Betsy Blaney

Producer, KTTZ-FM

Betsy Blaney is a radio producer at Texas Tech Public Media, following a 25-year career in print journalism. Most recently, she was the West Texas solo correspondent for The Associated Press, based in Lubbock for more than 16 years and covering 65 counties in the region.

She interviewed, researched and wrote on myriad topics, including agriculture and water/drought issues, and newsworthy happenings at Texas Tech University. She was also responsible for coverage of the university's football and basketball programs.

Before being transferred to Lubbock, Betsy worked briefly in the AP's office in Dallas. Prior to that, she was a police and courts reporter for the Fort Worth Star-Telegram. She started her journalism career in 1991 at The Lewisville News, just north of Dallas, following a 20-year career as a teaching and playing tennis professional. She was a line judge in 1973 in the Houston Astrodome where Billie Jean King defeated Bobby Riggs in "The Battle of the Sexes."

Chris Taylor

The seven students in the Land Arts of the American West class began thinking about the course’s finale from the first day of their two-month outdoor classroom. And some say the experience will continue to imbue their work in the future.

“I know there are things that will seep in later as I’m just sitting in my studio and working and ideas flowing in,” artist, Kellie Flint, says. “I’ll be like, that’s Land Arts.”
 

President Lawrence Schovanec
Texas Tech University Website

Start a long road trip without a clear map route and travel to your destination could prove problematic. That’s the rationale behind Texas Tech’s new strategic plan which is intended to guide the university to its 100th birthday in 2025.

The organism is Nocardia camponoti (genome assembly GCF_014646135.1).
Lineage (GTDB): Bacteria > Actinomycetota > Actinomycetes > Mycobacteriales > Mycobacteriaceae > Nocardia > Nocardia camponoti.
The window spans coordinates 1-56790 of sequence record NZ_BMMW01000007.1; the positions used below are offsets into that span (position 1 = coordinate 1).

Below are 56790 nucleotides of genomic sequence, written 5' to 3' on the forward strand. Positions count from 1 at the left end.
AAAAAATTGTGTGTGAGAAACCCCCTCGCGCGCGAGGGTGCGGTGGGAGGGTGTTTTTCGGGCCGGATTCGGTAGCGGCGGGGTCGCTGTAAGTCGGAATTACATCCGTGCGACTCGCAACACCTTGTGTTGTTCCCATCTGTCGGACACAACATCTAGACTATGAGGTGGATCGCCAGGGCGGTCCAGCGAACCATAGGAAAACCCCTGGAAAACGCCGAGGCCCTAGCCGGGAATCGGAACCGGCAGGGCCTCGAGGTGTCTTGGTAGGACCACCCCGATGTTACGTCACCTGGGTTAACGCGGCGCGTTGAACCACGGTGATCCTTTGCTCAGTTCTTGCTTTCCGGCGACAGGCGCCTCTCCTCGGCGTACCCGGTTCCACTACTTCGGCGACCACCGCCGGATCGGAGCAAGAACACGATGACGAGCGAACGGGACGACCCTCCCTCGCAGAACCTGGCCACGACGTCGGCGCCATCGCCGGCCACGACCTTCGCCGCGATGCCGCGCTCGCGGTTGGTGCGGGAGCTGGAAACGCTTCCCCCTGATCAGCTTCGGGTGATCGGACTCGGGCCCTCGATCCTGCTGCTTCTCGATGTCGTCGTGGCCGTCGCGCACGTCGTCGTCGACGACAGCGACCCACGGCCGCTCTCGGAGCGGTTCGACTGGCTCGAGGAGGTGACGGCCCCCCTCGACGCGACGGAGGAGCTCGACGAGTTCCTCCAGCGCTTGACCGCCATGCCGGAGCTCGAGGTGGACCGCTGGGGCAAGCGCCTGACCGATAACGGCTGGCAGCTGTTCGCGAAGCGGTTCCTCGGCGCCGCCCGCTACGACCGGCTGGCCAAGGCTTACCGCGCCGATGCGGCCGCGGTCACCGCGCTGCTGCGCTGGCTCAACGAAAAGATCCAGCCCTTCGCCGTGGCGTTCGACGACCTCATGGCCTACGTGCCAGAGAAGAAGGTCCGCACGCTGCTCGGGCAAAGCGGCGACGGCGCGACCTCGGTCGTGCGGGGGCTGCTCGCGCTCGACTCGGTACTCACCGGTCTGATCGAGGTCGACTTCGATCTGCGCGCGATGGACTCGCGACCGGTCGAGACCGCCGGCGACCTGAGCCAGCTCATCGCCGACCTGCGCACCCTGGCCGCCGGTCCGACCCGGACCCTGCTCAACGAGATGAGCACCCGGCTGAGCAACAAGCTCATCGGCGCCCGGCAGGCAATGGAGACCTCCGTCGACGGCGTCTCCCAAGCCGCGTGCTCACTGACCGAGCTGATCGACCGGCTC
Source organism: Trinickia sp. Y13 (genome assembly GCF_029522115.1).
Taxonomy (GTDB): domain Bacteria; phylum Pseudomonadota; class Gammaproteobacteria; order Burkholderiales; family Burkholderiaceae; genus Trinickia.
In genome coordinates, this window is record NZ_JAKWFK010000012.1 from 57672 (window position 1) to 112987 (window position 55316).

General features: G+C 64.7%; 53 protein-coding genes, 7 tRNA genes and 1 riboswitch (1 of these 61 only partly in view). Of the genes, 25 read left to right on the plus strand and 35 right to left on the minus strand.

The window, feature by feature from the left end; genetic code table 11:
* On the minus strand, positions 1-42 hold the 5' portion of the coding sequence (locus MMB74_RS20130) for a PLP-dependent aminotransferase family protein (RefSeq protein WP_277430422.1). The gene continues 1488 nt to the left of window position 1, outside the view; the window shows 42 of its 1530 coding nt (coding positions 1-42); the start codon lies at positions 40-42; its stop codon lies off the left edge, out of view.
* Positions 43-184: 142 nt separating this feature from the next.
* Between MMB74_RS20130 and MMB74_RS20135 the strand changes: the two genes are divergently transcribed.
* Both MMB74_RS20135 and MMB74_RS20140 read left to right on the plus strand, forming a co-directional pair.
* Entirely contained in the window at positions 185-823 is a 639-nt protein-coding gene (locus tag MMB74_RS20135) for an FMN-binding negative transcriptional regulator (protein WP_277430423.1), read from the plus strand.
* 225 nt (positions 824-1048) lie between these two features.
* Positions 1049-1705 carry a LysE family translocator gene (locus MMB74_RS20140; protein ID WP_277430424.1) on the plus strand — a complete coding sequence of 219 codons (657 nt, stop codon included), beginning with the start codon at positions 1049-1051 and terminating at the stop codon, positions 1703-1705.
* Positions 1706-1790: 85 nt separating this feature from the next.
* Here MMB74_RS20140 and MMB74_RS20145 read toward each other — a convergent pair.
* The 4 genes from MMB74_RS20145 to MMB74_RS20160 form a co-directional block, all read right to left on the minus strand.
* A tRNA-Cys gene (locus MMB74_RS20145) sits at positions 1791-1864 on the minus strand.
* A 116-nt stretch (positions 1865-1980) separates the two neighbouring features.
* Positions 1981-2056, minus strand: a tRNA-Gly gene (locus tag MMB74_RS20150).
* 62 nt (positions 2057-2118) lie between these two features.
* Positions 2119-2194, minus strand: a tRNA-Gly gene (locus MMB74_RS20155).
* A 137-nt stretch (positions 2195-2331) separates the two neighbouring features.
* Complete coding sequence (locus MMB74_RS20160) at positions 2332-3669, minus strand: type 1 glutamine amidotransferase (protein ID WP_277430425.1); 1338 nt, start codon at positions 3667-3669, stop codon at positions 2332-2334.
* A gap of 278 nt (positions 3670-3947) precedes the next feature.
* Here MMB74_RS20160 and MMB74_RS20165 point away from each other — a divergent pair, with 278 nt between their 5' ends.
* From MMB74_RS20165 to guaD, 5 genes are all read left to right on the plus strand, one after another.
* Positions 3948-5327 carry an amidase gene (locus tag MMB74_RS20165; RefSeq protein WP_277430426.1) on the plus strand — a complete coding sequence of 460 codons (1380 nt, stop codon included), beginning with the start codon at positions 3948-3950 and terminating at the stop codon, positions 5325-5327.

The plan, entitled ‘A Foundation for the Next Century: A Pathway to 2025,’ lays out three priorities, assigns goals within each of those and lays out strategies aimed at achieving each of the goals.

Texas Tech nutritional sciences professor Nik Dhurandhar.
Betsy Blaney

Texas Tech nutritional sciences professor Nik Dhurandhar wasn’t looking for a virus that causes obesity. He wanted to learn IF one did. And he succeeded. The AD36 virus and Dhurandhar’s startling research since 1995 will be spotlighted by National Geographic this fall.

Studies by research groups across every continent except Africa have brought similar findings since he confirmed that infectobesity, obesity through infection, is real.

Public Domain

It’s been a deluge since last fall when reports surfaced about Harvey Weinstein’s history of alleged sexual harassment and assault. Many well-known names followed. The ripple effect from these stories – the #MeToo movement - is likely to shift how other businesses and industries handle making workplaces safe from sexual harassment.

“I think it has had an impact,” Carol Lindquist, assistant professor of practice at Texas Tech says. “People are thinking about the question, the issues. Long-term it’s hard to say. It probably will have some of an impact.”
 

Professor Anita Hill at a panel discussion following a screening of the documentary ANITA, held at Harvard Law School on September 24, 2014.
Tim Pierce

When Nathaniel Wright began looking for speakers for the university’s African American History Month Lecture Series, he aimed high. But he thought that perhaps Texas Tech’s location in a staunchly conservative city might not play well with his first invitee. He was shocked when Anita Hill readily accepted.

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